Of course, the cancellation of school, and the loss of the eight-ish hours of child care it provides every weekday, makes parenting an all-day, every-day job, on top of a parent’s daily routine. And those parents working from home also have the challenge of keeping their kids independently occupied so that they themselves can work. For daily duties that have to happen anyway, such as cooking, Martin recommends enlisting (slightly older) kids’ help. Cooking, she notes, can be a science lesson (let’s talk about how yeast works), a math lesson (what’s a half cup plus a quarter cup?), or a reading lesson (does this label say “baking soda” or “baking powder”?)—and it provides opportunities for kids to learn about nutrition as well as foods and flavors from around the world. When Martin’s own daughter was small, the two of them would shape melted chocolate into letters and numbers using a makeshift piping bag. They would form words with the legible ones when they hardened, she remembers, “and we could eat our mistakes.”
Keeping kids busy during the workday in ways that won’t require supervision is easier the older they are. “For young children”—those younger than 3 years old—“independent play is tough. They really need social interaction,” McCabe wrote to me. “Parents will be tempted to hand over an iPhone or iPad or the like. This is understandable, but parents should also know that the younger the child, the worse this is for their language and cognitive development.” As alternatives that might keep kids sitting still while Mom or Dad types away at their own screen, she suggests setting kids up with Play-Doh, art supplies, audiobooks, or even homemade recordings of their parents reading their favorite books.
Martin also enthusiastically recommends audiobooks as a way to simultaneously keep kids learning and out of adults’ hair; Audible, she notes, the Amazon audiobook subsidiary, has a particularly robust selection of children’s and young-adult literature. (“Jim Dale’s reading of the Harry Potter books—that can keep you busy for a really long time,” she told me. “He does all the voices!”)
Martin, like McCabe, conceded that there’s an understandable appeal to handing kids screens to keep their bottoms in their seats for a few minutes of peaceful, uninterrupted work time. But especially for school-age kids, she recommends adding a twist. “Another way to encourage your critical thinking is, ‘Okay, we’re going to watch this movie, but we’re going to watch it on Thursday. Between now and then, I want you to read the book,’” she said. That way, “you can do a comparative analysis between the book and the movie: ‘What changes? Which one do you think is better? What things did they have to leave out because otherwise this movie would have been four hours long?’”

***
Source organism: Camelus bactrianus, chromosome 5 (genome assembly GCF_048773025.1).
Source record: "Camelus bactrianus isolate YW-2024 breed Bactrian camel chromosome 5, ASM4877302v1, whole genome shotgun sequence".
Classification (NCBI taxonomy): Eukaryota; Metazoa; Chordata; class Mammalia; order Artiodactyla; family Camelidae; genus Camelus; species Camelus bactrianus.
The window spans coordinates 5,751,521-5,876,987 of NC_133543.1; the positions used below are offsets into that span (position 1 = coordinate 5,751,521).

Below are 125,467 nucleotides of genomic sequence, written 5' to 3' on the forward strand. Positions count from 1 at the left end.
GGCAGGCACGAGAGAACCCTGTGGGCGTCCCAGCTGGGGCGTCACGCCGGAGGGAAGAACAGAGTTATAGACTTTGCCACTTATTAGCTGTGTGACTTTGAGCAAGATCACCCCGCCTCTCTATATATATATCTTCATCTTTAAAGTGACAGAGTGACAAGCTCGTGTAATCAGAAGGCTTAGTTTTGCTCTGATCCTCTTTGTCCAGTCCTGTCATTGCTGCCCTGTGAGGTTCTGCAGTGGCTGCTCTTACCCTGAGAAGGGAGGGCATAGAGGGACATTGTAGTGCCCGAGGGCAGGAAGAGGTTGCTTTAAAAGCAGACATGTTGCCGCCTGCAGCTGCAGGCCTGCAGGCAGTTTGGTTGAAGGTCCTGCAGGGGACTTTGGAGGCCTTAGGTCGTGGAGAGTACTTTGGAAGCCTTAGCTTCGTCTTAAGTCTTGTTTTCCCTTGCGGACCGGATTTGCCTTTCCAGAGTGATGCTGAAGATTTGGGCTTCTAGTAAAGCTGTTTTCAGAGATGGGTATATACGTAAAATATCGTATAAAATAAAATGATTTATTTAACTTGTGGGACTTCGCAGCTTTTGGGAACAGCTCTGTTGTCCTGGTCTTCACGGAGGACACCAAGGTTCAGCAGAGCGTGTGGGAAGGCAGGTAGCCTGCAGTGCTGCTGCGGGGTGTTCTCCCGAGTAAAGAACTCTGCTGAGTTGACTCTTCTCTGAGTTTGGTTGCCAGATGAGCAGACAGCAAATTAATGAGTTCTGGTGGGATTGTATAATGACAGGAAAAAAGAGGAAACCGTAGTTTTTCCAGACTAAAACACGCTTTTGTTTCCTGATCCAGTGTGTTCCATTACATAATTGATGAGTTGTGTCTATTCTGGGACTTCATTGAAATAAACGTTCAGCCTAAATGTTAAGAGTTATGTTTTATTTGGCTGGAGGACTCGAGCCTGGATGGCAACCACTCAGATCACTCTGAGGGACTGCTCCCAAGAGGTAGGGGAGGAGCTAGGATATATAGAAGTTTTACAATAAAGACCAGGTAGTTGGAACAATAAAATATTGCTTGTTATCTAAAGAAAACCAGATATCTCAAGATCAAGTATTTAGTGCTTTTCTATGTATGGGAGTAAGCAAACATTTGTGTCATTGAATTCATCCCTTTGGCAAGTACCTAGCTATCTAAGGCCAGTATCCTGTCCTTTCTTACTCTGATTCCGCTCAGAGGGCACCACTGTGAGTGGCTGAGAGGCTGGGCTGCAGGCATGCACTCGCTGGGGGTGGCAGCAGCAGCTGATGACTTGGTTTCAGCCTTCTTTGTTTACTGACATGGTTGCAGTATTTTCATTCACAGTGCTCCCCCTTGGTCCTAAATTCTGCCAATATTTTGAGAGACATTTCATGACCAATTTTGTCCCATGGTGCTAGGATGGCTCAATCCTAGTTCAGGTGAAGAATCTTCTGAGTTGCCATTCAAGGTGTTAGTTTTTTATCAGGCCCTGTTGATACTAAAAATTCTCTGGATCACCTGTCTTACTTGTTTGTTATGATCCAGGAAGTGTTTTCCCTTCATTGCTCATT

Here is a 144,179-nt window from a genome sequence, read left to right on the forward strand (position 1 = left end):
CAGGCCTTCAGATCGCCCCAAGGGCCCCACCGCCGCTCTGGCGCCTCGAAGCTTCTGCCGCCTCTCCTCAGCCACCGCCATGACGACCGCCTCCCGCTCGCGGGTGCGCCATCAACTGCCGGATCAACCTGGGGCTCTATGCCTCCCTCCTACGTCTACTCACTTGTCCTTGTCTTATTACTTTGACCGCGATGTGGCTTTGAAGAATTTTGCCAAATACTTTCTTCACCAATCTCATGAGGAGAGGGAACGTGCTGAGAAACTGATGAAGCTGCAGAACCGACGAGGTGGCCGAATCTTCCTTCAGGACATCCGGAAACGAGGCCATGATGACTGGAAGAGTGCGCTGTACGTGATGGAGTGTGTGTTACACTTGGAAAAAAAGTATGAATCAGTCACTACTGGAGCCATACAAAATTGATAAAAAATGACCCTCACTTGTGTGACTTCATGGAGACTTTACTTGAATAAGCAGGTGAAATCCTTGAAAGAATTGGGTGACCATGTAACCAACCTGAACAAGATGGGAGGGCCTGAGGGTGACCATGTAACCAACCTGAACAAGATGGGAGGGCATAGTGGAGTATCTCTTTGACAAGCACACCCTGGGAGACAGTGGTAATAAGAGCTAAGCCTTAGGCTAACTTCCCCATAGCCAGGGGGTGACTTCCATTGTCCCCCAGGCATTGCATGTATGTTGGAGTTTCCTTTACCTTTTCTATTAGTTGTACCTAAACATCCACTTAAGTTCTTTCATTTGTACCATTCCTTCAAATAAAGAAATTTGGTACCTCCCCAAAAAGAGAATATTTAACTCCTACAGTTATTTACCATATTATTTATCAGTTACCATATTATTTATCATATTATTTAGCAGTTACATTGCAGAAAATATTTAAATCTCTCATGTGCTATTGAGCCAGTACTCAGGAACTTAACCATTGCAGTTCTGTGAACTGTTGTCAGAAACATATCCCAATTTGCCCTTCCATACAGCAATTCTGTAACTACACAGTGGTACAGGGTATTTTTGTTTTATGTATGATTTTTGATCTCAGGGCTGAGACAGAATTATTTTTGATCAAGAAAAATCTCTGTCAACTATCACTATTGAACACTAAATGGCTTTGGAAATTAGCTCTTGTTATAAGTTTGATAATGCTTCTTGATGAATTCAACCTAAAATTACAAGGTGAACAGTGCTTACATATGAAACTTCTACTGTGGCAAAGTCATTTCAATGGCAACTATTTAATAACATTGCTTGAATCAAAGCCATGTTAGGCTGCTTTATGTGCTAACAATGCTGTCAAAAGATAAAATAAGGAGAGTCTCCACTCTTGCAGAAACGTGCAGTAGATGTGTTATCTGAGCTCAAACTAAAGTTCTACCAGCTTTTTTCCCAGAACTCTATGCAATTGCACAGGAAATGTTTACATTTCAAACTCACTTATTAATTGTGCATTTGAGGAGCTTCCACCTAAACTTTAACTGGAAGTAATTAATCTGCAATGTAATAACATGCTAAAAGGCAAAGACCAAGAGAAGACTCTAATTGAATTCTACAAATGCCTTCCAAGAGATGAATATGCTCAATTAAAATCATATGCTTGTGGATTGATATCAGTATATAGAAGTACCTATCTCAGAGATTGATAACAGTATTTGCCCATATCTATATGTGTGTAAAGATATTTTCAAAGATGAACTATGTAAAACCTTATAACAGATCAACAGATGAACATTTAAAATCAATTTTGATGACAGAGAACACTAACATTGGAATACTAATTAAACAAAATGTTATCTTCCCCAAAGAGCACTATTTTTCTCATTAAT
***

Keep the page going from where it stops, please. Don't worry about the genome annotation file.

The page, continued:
Martin also recommends local-library websites as rich resources for parents hoping to keep their kids’ brains active. “Don’t overlook the fact that your library, wherever your library is, has a world of online resources that you may never have looked at. Your kids can play games” through some libraries’ websites, she said, noting that some libraries are even hosting virtual or live-streamed reading events. “The library is a wealth of resources,” she said. “Many of us, we’re used to going in and just checking out books—that is a very small fraction of what libraries do now.”
Martin, when I spoke with her on Saturday, was planning a special online story time for some of her colleagues’ children whose schools are closed. She recommends video playdates or virtual story times as measures parents can take with their own kids, too, perhaps in the early mornings or during the lunch hour—not just as a way to keep them learning, but as a way to deliver hopeful messages and make them feel connected to their school or day-care friends.
“Just try to keep as much of that normalcy for kids as you can. Because if we encourage each other to share resources, a lot of times you’ll find richness in that, community-building. It helps the kids feel like the world isn’t falling apart right now,” Martin said. “It’s really easy for kids to feel depressed about how bad things are: I’m never going to go back to school. I’m never going to see my friends again. So I think we need to be cognizant of how much of that they’re absorbing—and try to replace that with some things that are positive.”